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Claybrook Mountain Lodge
March, 2014

In February the sun reaches an angle that lets us feel warmth in the afternoon. It is a little hint of what is to come in March when the thaw begins and the sap runs. That is the way it supposed to be…… right? Not so in March of 2014. Today is the 24th of March, and the sky is clear with the temperature in single numbers and the wind is blowing. Yesterday was clear and sunny but the afternoon temperature was in the 20s. The last 3 storms brought nearly 30 inches of new snow. Our usual winter reservations are over and I should be boiling sap and cutting firewood. I have 200 taps out and if I checked them all I might have 5 gallons of sap. Yesterday I cut a little firewood with the skidder only able to get traction where I had already made a trail. When you drive down the road you can’t see over the snow banks on either side.

I have my fingers crossed for a good maple syrup season. Once it begins to run it usually runs until the snow is nearly gone. It will take a lot of warm afternoons to get rid of this snow pack. The snow has reached a point now that will cause some real troubles downstream if it thaws quickly. It has been 27 years since the last big spring flood and I hope this is not the year we get another. We have been feeding a horde of Blue Jays unlike any we have seen in recent winters. It is a rare thing not to have a lot of them around throughout the year but they seem a bit over populated now. Pat’s cousin Carla has a place on the Sandy Stream road and she noticed the paint peeling off the lower part of her garage door. She also saw tracks and kept watch to find that Blue Jays were pecking at it. After seeing that, I noticed that they were pecking at painted wood on our flag pole and the rails on the ramp leading into the lodge. Some mornings there are whole flocks of them under our vehicles in the yard. At first I thought they were sheltering underneath. It appears as though they are pecking at the underside of the vehicles to get sand that is stuck there. A vehicle that hasn’t been moved for a while is easier because they can stand on snow built up from the last storm rather than jump up underneath. Yesterday I saw a Blue Jay that was hopping to all the feeder sites unable to fly. I chased him around until he got exhausted and caught him. With the deep snow he nearly exhausted me first. Ron Joseph came to help me tap the maples, and he calls this bird “Benny”. We brought him into the house so he wouldn’t use energy trying to stay warm. At first he went into a depression, but after eating bacon and sunflower seeds for a couple of days he got energy and confidence back. Every day he seems a little better, and I think he will recover.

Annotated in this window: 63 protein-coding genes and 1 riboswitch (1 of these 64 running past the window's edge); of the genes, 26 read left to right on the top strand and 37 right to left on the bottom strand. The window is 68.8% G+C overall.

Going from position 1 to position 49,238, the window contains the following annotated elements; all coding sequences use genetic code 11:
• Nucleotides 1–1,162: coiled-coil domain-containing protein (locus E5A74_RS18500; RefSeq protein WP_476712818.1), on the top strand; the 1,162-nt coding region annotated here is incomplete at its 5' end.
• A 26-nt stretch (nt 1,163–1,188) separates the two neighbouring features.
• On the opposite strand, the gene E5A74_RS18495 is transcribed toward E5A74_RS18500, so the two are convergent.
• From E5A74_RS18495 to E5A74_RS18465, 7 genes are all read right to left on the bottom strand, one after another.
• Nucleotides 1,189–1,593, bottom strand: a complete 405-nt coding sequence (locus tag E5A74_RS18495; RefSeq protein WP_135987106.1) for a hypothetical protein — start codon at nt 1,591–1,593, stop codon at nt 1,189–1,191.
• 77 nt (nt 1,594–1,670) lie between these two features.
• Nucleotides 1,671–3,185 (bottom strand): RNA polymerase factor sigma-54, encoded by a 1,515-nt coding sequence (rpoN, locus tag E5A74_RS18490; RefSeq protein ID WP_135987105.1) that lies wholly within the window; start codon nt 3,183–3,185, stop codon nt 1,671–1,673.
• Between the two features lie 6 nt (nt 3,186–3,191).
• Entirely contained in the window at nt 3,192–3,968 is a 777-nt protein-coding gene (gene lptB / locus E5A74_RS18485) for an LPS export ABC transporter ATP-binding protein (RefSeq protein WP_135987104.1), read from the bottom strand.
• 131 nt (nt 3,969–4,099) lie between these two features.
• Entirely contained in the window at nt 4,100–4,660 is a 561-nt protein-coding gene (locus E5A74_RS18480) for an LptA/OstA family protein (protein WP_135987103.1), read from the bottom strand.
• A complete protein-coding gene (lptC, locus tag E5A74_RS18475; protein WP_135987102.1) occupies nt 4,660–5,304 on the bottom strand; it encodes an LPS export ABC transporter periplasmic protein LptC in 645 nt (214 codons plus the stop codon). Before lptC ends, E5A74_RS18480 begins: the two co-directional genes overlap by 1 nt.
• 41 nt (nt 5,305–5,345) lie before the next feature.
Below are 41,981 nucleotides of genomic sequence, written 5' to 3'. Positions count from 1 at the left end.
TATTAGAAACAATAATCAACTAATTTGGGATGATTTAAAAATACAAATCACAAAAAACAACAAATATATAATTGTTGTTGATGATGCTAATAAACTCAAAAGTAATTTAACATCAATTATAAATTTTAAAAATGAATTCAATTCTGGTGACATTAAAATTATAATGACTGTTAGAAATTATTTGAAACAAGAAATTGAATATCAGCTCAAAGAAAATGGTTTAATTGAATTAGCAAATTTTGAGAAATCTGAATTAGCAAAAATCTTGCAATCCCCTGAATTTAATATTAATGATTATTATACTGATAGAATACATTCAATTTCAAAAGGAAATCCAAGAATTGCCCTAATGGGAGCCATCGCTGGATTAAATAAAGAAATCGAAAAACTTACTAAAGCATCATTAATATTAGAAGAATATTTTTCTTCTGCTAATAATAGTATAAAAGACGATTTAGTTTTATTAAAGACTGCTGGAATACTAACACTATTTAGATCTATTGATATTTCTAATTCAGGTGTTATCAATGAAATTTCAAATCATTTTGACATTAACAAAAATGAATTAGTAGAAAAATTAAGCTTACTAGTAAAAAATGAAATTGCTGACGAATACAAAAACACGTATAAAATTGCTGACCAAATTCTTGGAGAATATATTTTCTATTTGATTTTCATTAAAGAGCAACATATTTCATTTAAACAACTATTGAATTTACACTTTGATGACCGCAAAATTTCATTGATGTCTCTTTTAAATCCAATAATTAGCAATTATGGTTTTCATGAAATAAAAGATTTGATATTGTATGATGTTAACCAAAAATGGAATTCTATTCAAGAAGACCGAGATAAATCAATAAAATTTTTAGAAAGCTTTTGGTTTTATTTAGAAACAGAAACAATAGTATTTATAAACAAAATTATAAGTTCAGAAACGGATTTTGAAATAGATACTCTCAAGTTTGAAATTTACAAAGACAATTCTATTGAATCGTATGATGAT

I have all the taps out and in the afternoon some of the better trees seep a little, but most buckets are dry. I believe most of the maple syrup will be made in April.

Alden and Priscilla Small and friends made their annual trek during the first weekend in March, and though cold, it was sunny weather—great for being outdoors. The snowmobiling was excellent and the riders in the group were able to go wherever they wanted on perfect trails. Priscilla is working hard on a book about her father and she spent most of her time with that. She is a wonderful writer and she read some of it to us. Winston and Theona Edwards were very special to us and the reading brought back such sweet memories that we were all in tears before long. I will be excited to read it when she is finished.

When I came home from Resq one morning I saw the tracks of a cow and a calf moose in the road by the Michael Stream Bridge. They were wandering back and forth and they gave me the impression that they were stressed. Coyote tracks seemed to be following them everywhere. I didn’t take time to go sort it all out, and it appeared as though they wandered away south on Old County road. The next day I came upon a sight that reminded me how harsh winter is on wildlife. Just off the road in the Maples below our field was a dead calf moose. There were tracks that showed that his mother left and came back several times to coax him up. He was covered in ticks and became so exhausted that he laid down and gave up. I believe the cow had a second calf that left with her. I came upon the calf the next morning and the coyotes had already been eating it. I decided to pull it to my camera and bait site a short distance away, and when I touched the moose it was still warm. I was shocked when I realized that the coyotes began eating him while he was still alive. He was just too weak to do anything about it. We humans have it so easy!

Our only other business in March was Dan Batsie with a group of EMS instructors for a one night retreat. I was glad to have a chance to visit with Dan a bit. He has been waiting for the sap to start running also. We both, of course, are worried about the affect of winter on our deer hunting next fall.

I got a lot of firewood cut since I wasn’t spending time boiling sap. A number of people have run out of wood locally so the extra dry wood that I usually have left in the shed is getting whittled down. I knew there was a reason I put up so much. Ron Joseph has come to stay for a few days hoping to help out with the maple syrup. It looks like there may be enough to start on April 1st. Ron fed “Benny” some good scraps of meat and suet, and he began to show signs of recovery. We brought him outside and he still wasn’t able to fly well, so we will keep him a few more days.

I have enjoyed this winter, but at this point I am hoping for a lot of warm sunny days in April.

                                        “Gang Warily”,
                                             Greg and Pat

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